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Adult Learning Theory Group 4 - Test Taking Skills

True and False Tests

Multiple Choice Tests
Essay Tests
True and False Tests


Every part of a true sentence must be TRUE

o       If any one part of the sentence is false, the whole sentence is false


  • Negatives can be confusing.

q       If the question contains negatives such as “no, not, cannot”, drop the negative and read what remains.

q       Decide whether that sentence is true or false.  If it is true, its opposite, or negative, is usually false.

q       EXAMPLE:  It is not possible to find a cornfield anywhere near Plainfield.

  • Qualifiers are words that restrict or open up general statements.

q       Words like “sometimes, often, frequently, ordinarily” open up the possibilities of making accurate statements.  These words are more likely to reflect reality, and usually indicate TRUE answers.

q       EXAMPLE:  Sometimes it snows in the fall.

 Absolute words restrict possibilities.

    • “No, never, none, always, every, entirely, only” imply the statement must be true 100% of the time and usually indicate FALSE answers.
    • EXAMPLE:  Every single tree loses its leaves in the fall.

 Long Sentences often include groups of words set off by punctuation.

    • Pay attention to the “truth” of each of the phrases.  If one is false, it usually indicates a FALSE answer.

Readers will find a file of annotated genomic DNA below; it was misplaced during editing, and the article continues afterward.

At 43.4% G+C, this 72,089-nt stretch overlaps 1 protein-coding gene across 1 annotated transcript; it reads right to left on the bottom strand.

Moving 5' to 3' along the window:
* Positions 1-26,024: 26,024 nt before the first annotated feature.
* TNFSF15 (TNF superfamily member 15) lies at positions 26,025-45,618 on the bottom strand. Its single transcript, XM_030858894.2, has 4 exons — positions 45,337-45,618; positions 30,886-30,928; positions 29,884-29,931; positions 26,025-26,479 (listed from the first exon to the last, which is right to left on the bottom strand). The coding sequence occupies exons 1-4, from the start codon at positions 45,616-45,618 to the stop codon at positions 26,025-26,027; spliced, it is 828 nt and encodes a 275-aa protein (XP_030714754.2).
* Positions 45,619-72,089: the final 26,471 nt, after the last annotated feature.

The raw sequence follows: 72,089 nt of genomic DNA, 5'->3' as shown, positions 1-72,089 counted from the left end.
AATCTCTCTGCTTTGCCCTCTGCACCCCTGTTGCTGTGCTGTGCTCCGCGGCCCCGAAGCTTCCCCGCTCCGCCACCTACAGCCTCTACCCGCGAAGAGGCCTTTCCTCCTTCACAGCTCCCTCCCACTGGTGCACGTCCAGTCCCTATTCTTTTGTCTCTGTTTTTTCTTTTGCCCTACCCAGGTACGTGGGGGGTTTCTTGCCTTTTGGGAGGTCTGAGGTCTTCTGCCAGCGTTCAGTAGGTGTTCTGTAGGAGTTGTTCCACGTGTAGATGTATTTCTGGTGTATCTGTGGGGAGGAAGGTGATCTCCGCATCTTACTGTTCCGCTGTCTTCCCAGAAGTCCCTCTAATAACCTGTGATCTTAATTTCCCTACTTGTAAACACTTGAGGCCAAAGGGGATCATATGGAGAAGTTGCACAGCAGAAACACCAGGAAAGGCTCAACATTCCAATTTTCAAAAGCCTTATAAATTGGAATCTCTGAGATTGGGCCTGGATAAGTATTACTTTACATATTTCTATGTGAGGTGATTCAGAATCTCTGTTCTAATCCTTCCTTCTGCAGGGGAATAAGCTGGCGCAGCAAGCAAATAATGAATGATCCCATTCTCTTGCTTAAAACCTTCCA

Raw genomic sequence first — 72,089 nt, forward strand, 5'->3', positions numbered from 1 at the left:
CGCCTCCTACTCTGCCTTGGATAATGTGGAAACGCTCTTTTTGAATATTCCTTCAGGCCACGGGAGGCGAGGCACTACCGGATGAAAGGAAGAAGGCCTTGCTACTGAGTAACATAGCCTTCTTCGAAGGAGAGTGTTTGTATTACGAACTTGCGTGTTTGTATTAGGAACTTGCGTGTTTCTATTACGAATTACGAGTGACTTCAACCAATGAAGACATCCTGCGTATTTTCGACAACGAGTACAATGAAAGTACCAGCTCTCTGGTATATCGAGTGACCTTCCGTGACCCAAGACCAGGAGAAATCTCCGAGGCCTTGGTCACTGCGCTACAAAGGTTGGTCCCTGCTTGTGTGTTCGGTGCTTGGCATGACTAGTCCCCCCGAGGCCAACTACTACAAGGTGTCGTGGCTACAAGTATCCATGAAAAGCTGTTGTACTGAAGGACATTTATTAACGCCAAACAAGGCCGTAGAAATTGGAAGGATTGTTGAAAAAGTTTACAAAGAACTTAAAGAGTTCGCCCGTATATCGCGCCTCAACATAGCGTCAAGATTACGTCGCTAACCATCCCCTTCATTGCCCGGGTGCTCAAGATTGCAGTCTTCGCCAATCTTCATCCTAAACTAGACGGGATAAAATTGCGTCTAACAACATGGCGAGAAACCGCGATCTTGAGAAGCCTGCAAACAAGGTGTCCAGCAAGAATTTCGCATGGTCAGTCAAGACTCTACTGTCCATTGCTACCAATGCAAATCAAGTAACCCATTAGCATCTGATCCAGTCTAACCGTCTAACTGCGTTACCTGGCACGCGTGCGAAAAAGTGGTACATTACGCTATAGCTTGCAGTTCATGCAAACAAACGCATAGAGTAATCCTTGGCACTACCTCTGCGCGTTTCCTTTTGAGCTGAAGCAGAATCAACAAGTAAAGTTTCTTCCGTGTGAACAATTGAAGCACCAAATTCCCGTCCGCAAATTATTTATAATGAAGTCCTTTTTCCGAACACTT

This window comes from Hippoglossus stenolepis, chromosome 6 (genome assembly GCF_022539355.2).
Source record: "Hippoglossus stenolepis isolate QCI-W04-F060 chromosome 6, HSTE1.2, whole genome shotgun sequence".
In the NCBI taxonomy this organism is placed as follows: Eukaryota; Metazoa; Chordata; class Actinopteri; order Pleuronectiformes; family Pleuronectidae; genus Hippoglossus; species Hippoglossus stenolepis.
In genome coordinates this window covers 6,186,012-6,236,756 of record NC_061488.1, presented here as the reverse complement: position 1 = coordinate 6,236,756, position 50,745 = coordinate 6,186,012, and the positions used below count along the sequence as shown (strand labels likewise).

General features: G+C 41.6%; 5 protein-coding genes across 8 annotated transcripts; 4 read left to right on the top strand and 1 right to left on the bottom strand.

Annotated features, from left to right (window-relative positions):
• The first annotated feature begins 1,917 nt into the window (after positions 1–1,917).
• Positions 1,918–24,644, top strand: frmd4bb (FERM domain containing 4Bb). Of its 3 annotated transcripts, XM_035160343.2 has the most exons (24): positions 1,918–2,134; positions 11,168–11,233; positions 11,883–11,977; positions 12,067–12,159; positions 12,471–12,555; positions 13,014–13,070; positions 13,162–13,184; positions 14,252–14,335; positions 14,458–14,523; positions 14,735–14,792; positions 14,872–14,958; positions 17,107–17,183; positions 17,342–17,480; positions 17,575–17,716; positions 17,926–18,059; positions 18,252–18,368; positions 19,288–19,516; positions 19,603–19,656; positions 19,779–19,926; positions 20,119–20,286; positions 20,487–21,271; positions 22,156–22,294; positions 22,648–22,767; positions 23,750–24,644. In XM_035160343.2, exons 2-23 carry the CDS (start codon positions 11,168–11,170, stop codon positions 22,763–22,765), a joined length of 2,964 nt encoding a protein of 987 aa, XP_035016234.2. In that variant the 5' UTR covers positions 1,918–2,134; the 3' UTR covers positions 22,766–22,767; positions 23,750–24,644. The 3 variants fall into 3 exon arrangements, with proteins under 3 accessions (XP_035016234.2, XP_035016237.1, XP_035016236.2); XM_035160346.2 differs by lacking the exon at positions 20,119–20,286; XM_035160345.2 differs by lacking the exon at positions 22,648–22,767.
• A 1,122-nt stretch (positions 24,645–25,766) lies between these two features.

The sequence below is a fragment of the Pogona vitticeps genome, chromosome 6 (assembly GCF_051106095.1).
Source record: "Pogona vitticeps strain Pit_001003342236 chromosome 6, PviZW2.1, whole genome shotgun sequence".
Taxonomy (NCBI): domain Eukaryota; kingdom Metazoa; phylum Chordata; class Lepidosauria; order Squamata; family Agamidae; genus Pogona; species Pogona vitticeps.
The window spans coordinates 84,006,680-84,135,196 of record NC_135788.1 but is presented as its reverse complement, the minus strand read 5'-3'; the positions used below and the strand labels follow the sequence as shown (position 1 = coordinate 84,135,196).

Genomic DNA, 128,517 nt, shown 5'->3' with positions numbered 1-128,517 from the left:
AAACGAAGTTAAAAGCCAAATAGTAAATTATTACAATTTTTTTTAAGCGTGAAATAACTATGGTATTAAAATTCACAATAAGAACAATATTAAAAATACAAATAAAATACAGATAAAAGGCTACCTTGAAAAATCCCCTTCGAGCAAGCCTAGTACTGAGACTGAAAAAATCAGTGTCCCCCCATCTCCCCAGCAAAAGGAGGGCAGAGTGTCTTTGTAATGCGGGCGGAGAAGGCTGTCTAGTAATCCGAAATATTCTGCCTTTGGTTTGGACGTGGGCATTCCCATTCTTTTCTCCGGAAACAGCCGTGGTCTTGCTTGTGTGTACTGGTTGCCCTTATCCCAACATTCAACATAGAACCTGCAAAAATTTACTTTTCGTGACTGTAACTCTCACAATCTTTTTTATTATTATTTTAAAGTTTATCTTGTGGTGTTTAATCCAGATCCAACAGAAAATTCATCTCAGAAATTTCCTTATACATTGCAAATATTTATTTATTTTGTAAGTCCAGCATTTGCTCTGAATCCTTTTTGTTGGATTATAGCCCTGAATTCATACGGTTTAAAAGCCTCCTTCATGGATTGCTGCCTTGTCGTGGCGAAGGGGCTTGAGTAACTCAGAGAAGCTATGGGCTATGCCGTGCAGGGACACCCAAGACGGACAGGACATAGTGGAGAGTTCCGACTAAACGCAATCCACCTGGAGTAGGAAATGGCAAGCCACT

• EXAMPLE:  Summers in Chicago are usually pretty hot; however, Chicago usually gets snow at least once in July.


Often true/false test contain more true answers than false answers.  You have more than a 50% chance of being right with true.  Review past tests for patterns. 


Many students find true-false items especially difficult. A slight alteration in the phrasing of the item can make all the difference in the world, so these questions must be read and considered carefully. The basic ground rule for answering true-false items is that if any part of the statement is not true, then the student should select false as the answer.

By the same token, true-false items can be over-analyzed to the point that the student goes beyond the scope of the question, looking to find an extreme exception to what the question is testing or the "trick" suspected of lurking somewhere in the phrasing. Read carefully, but judge what the question is actually saying.

Some teachers show a definite tendency toward having predominantly true or predominantly false items on their true false tests. It would be well worth your time to monitor the proportion of true to false items on the first couple of tests. If you are forced to guess on an item and if your teacher has shown a definite tendency on past tests toward mostly true or mostly false statements, choose whichever has been more frequent.

Analyses of a wide variety of teachers’ tests indicate a greater percentage of true than false items. If no tendency has been apparent on past tests, your best option is to guess true.

Strategies for Answering True/False Questions

  • Read to the end of the sentence. All information in a statement must be true for it to be marked true. If any detail is incorrect, the statement should be marked false.

  • Watch for qualifiers. Words such as all, always, none, and never usually make a statement false. Words like most, many, some, and usually often make the statement true.

  • Exaggerated or complex statements are generally false.

  • Statements that contain unfamiliar terminology are usually false.

  • If you’re unsure if a statement is true of false, mark it true.

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